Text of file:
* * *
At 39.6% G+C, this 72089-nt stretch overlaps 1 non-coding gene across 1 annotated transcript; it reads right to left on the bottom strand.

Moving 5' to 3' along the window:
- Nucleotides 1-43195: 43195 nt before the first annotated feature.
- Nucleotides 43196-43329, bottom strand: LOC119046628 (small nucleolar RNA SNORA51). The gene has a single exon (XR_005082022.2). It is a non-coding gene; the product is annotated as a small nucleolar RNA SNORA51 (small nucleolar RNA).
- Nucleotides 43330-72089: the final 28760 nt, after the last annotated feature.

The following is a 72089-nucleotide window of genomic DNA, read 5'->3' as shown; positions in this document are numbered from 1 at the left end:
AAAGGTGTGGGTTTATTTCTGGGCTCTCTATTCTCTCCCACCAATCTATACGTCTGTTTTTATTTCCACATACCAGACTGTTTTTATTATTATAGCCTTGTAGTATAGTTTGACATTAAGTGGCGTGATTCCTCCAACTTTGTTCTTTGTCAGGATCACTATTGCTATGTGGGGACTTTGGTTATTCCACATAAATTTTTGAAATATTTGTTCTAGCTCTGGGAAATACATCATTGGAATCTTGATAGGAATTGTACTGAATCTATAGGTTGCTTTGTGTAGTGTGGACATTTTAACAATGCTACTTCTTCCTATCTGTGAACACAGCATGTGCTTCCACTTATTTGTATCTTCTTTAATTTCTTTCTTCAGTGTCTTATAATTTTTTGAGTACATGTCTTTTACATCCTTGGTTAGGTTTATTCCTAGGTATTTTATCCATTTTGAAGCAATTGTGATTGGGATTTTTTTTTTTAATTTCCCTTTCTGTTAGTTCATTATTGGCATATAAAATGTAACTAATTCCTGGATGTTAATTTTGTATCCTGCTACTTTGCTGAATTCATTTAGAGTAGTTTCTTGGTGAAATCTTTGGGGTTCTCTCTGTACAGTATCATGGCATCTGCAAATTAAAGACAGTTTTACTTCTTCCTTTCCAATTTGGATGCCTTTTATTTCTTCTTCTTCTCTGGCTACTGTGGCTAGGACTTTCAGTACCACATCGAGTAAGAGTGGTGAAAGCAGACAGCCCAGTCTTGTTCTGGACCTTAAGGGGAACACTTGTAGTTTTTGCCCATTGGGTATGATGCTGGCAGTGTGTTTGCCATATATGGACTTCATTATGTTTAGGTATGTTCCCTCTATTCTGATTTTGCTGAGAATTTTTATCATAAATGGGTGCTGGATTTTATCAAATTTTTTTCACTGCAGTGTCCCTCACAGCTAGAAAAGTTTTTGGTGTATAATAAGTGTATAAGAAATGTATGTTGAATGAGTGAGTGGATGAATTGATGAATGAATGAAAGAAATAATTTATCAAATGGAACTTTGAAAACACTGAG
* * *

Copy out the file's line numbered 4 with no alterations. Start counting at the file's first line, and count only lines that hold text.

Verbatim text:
- Nucleotides 43196-43329, bottom strand: LOC119046628 (small nucleolar RNA SNORA51). The gene has a single exon (XR_005082022.2). It is a non-coding gene; the product is annotated as a small nucleolar RNA SNORA51 (small nucleolar RNA).